Storm clouds are gathering over what has been a signature shift in U.S. foreign policy under President Barack Obama: the "reset" of relations with Russia. The usual suspects, from the Weekly Standard to the Washington Times to hawkish cold warriors in Congress, see recent news as vindication of their argument that the reset represents dangerous appeasement of a relentless foe on the march, an adversary with which it would be folly to cooperate in any way.
Some of the headlines, including a supposedly Kremlin-ordered attack on a U.S. Embassy, leave one with the impression that the U.S.-Russia relationship is on the brink of a return to the state of near confrontation that Obama inherited.
Reset-bashing is, of course, nothing new; critics of the policy have seized on every faint hint of Russian hostility abroad and revanchism at home to denounce Obama for his weakness and naivete. But much of the recently published analysis is deeply misleading. Some of the reset-bashers seem so blinded by their rage that they simply refuse to acknowledge its successes and have conveniently forgotten how disastrous the alternative -- an antagonistic U.S.-Russia relationship -- is for U.S. national interests and Russia's own development.
Let's first be clear about what the reset is not. It is not a secret weapon to vaporize all those in the Russian security establishment who deeply distrust U.S. intentions and at times act on that mistrust. It is also not a reset of Russia's political system, some sort of magic wand for effecting instantaneous democratization.
What it was, and remains, is an effort to work with Russia on key national security priorities where U.S. and Russian interests overlap, while not hesitating to push back on disagreements with the Kremlin at the same time. The idea is that engagement, by opening up channels of communication and diminishing antagonism, should -- over time -- allow Washington to at least influence problematic Russian behavior and open up more space in Russia's tightly orchestrated domestic politics.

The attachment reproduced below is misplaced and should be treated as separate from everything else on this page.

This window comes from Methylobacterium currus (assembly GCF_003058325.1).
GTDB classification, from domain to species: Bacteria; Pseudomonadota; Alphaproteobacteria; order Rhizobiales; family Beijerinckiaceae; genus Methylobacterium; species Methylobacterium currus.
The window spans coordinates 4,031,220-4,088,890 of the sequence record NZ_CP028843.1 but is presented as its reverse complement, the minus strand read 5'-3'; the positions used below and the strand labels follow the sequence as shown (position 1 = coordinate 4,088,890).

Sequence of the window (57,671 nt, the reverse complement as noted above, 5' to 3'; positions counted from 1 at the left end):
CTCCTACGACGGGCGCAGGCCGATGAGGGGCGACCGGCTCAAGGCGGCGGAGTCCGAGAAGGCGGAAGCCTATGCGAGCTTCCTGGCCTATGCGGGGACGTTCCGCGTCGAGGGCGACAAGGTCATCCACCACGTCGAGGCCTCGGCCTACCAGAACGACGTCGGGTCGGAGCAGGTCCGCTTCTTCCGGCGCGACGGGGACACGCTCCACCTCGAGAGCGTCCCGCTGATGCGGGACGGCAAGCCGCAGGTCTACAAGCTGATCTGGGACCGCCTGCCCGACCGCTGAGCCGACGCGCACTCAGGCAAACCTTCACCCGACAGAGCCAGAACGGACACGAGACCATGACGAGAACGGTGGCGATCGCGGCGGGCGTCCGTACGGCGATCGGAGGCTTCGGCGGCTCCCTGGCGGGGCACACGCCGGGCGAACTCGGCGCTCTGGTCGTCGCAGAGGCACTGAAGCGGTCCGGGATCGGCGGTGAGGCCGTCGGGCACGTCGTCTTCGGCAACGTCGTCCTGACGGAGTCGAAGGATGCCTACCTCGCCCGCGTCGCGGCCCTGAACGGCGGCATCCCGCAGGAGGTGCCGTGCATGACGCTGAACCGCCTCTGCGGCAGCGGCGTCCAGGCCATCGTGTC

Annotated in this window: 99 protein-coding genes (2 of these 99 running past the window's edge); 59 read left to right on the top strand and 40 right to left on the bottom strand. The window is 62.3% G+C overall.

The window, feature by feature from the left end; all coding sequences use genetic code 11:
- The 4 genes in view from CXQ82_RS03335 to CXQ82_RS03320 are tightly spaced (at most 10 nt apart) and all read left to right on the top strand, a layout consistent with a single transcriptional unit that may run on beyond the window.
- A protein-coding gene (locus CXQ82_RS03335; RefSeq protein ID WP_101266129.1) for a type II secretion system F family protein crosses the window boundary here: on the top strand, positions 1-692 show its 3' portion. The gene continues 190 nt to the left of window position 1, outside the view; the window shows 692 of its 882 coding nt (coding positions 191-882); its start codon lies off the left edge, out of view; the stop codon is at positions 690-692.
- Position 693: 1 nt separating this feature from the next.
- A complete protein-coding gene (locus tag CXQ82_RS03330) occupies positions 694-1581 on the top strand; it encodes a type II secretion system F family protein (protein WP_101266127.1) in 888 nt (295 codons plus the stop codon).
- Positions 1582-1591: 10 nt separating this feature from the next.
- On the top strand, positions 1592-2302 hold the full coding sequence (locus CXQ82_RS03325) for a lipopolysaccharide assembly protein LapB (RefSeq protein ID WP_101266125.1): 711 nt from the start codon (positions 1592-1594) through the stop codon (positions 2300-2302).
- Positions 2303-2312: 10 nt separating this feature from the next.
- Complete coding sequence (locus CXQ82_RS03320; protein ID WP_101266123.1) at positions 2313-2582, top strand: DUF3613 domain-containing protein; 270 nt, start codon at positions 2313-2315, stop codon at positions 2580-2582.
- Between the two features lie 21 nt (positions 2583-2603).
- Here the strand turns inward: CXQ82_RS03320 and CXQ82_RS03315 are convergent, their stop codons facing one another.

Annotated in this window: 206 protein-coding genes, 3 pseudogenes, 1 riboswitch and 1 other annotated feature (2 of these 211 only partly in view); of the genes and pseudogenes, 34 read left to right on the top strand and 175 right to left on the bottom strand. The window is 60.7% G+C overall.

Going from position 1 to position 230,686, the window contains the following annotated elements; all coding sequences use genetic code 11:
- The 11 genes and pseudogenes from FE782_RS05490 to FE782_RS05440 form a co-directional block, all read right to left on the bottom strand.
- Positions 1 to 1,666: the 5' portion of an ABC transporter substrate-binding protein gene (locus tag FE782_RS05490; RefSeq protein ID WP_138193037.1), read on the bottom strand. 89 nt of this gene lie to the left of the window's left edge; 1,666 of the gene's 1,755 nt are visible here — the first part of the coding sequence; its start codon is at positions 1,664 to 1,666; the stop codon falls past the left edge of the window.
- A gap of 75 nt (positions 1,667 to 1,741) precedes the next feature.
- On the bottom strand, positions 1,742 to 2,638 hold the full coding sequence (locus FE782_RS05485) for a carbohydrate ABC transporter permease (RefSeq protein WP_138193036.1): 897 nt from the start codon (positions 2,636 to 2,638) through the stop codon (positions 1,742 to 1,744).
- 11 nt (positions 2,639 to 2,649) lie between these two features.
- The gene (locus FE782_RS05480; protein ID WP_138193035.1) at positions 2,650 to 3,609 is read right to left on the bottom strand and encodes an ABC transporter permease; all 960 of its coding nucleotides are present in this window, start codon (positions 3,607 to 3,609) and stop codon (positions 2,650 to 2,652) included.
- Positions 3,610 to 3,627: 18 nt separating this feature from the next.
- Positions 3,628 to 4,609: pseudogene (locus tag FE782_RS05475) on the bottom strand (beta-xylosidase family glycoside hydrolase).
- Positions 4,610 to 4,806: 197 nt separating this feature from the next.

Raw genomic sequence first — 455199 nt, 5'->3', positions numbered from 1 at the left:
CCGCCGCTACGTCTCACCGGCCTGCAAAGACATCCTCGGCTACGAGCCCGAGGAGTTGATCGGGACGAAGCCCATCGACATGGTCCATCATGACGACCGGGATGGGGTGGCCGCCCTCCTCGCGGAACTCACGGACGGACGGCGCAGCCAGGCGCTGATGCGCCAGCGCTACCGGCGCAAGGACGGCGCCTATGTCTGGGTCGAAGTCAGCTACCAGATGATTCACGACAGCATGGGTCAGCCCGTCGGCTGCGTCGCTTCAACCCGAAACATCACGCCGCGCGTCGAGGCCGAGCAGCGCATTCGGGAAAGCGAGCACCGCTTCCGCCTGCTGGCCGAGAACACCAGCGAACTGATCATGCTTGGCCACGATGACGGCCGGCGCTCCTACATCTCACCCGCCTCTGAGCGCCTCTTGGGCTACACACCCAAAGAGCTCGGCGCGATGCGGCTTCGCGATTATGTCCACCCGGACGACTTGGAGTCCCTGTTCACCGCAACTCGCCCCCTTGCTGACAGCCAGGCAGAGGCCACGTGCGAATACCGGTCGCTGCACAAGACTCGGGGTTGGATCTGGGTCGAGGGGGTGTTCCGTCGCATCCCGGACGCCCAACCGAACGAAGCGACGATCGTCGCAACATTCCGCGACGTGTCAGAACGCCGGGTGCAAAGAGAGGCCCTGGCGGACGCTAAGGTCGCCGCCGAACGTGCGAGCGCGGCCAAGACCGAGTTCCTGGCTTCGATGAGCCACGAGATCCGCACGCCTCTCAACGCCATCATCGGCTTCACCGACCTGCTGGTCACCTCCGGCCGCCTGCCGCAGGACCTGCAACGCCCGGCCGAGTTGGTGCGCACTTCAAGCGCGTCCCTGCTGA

At the core of the reset policy is a determination that "linkage" -- making bilateral cooperation on a given issue dependent on a given country's behavior on other matters -- is an ineffective instrument when dealing with states that are neither ally nor enemy. That's especially true for great powers like China and Russia, which, whether Americans like it or not, play a major role on global issues that matter. This diplomatic tactic is not new; it harks back to George Shultz, secretary of state under President Ronald Reagan, and his approach to the Soviet Union. In his memoirs, Shultz writes:
[M]ost Soviet experts liked to link all aspects of our Soviet relationship together and try to use the presumed Soviet desire for progress in one area, such as trade, as leverage to achieve progress in another.... I felt that we must be prepared to fight out each issue on its own terms, and that we would be better off if we thought of the relationship that way.... We must not ignore Soviet actions that trouble us. On the contrary, we need to respond forcefully.... [L]inkage is a tactical question; the strategic reality of leverage comes from creating facts in support of our overall design.
There is a case to be made that finding any sort of accommodation with the pre-perestroika Soviet Union, which often exhibited an expansionist, ideological foreign policy that ran directly counter to U.S. interests and featured a political system that by definition trampled on basic human rights and freedoms, was impossible. Russia in 2011, though at times a bully in its neighborhood and far from a consolidated democracy, has neither of these traits. But Shultz's assertion that "a policy which dictates that nothing can be solved until everything is solved" will both make it harder to achieve U.S. objectives and will cede initiative to the other side is equally valid today.